|Publication number||US5187102 A|
|Application number||US 07/654,706|
|Publication date||Feb 16, 1993|
|Filing date||Feb 13, 1991|
|Priority date||Feb 14, 1990|
|Also published as||DE59109048D1, EP0442843A1, EP0442843B1|
|Publication number||07654706, 654706, US 5187102 A, US 5187102A, US-A-5187102, US5187102 A, US5187102A|
|Inventors||Kurt F. Stocker, Ernst Wenzel|
|Original Assignee||Pentapharm Ag|
|Export Citation||BiBTeX, EndNote, RefMan|
|Patent Citations (1), Non-Patent Citations (8), Referenced by (37), Classifications (21), Legal Events (6)|
|External Links: USPTO, USPTO Assignment, Espacenet|
Cells and corpuscles that are suspended in the blood liquid (plasma) fulfill various vital functions. Indeed, white blood corpuscles (leukocytes) fulfill multiple purposes in the defense against infection. Red blood corpuscles (erythrocytes) act as vehicles for the transport of oxygen and carbon dioxide, and blood platelets (thrombocytes) serve haemostasis and repair of injured blood vessels. The detection of deviations from the norm concerning the number, aspect, properties and functions of these cells and corpuscles allows the diagnosis and characterization of existing diseases or inherited anomalies. Therefore, the determination of the functions and changes of state of blood cells and corpuscles or more specifically the measurement of meizothrombin- and thrombin-independent functions and properties of those cells, (abbreviated "FSBC determinations" in the following) has a considerable diagnostic significance. Most often performed FSBC determinations are blood or erythrocyte sedimentation rate, erythrocyte deformability, platelet aggregation, platelet adhesivity and release of biologically active substances from blood platelets, and furthermore various cytochemical tests for determining leukocyte functions, such as the peroxidase reaction or the nitroblue tetrazolium test.
However, these FSBC determinations are impeded by the spontaneous coagulability of blood. Indeed, through contact of leaking blood with a foreign surface, blood coagulation factors that are present in plasma in a labile state of rest are activated and undergo an interaction, leading first to the formation of the proteinase thrombin from an inactive precursor. Finally, thrombin causes the conversion of the colloidally dissolved plasma protein fibrinogen into gelated fibrin; blood thereby passes from the liquid to the coagulated, gelated state. Simultaneously, cells and corpuscles are entrapped in the fibrin clot and thus cannot be submitted to FSBC determinations anymore. Therefore, to perform such determinations in blood, its coagulability has to be inhibited by adequate measures.
Since several reactions involved in blood coagulation only occur in the presence of calcium ions, the coagulability of blood can be totally supressed by removing calcium ions by means of ion exchangers, precipitation reagents, or complexing agents. As calcium-binding, anticoagulating additives which are often used in the taking of blood samples, sodium citrate, sodium-, potassium- or ammonium oxalate, sodium sulfate, salts of ethylene diamine tetraacetic acid, and mixtures thereof may be cited. However, calcium ion-binding or precipitating additives are suitable only in cases where the blood sample is to be used in a calcium-independent FSBC determination. FSBC determinations of calcium-dependent functions, such as adhesion, aggregation, or release reactions of blood platelets, or examinations of intracellular or plasmatic electrolyte concentrations, can only be performed with anticoagulants that do not modify the electrolyte and, in particular, the calcium ion concentration. Moreover, various cell and corpuscle functions in blood and plasma do not only depend on calcium ions, but also on other bivalent cations, such as magnesium, zinc, or coupper ions, which are bound by salts of ethylene diamine tetraacetic acid or other complexing agents used as blood anticoagulants. Magnesium ions are also precipitated by oxalate salts in the form of poorly soluble magnesium oxalate.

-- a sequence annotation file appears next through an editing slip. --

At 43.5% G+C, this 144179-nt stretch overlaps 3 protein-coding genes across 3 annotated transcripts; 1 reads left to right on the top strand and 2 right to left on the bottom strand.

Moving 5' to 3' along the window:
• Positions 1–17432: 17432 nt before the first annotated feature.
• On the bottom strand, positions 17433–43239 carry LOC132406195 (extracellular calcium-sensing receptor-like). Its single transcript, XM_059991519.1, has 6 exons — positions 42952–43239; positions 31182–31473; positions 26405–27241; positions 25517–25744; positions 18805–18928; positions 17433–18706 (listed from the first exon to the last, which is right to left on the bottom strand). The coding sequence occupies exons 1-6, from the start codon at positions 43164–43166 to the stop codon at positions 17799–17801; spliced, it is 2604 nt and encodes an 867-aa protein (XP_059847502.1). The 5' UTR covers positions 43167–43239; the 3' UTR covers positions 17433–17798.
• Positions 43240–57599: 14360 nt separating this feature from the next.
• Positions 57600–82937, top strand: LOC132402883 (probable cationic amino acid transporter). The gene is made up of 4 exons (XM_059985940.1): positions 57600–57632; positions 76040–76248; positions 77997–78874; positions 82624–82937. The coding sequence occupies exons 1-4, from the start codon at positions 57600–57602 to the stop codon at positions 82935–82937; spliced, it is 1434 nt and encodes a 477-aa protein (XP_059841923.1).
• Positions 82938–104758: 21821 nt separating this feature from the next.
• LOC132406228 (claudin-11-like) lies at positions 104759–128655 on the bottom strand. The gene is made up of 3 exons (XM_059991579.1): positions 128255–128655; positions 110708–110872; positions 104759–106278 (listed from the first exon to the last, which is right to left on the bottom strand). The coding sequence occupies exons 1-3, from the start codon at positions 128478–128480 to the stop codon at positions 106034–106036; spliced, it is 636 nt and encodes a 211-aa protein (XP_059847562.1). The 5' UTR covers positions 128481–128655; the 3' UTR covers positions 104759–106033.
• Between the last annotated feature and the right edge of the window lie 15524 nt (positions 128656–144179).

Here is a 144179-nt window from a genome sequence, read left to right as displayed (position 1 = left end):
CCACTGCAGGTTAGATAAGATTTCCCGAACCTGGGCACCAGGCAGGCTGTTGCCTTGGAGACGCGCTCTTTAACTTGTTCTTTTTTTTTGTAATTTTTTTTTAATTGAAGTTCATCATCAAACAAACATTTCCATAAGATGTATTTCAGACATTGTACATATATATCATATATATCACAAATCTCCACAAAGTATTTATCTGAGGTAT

Since sodium oxalate or sodium citrate cannot inhibit a spontaneous platelet aggregation, an acidic, glucose-containing sodium citrate solution is usually used as the anticoagulant in the taking of blood samples for the production of platelet-rich plasma. Acidic citrate solutions, however, do not only stabilize blood platelets, but also generally exert an inhibiting effect on their functions and reduce their reactivity to chemical and physical stimuli.
In order to obtain rapid intermixing of anticoagulant with blood, a graduated receptacle is usually charged with the required volume of an anticoagulant solution and then filled with freshly taken venous blood up to the corresponding calibrating mark. When proceding in this way, however, the FSBC determinations can only be performed by diluting the blood sample. In order to exclude any influence of varying dilution effects on the determinations, it is essential to strictly keep the correct mixture ratio between blood and anticoagulant. However, a constant sample dilution cannot be reached if the adequate blood quantity corresponding to the standardized quantity of anticoagulant solution cannot be provided because of difficulties encountered in the taking of blood. This particularly applies when blood is taken from children. Moreover, the used anticoagulants used have to be available as isotonic solutions, since osmotic changes of the medium may strongly influence the properties and functions of blood cells and corpuscles. In the extreme case, hypotonicity of the medium, for example, may lead to a bursting of the erythrocytes, a so-called haemolysis. Besides, the calcium-binding anticoagulant solutions have to be of a nature such that the physiological pH value remains unchanged, because platelet functions in particular are strongly influenced by a decrease in the pH value.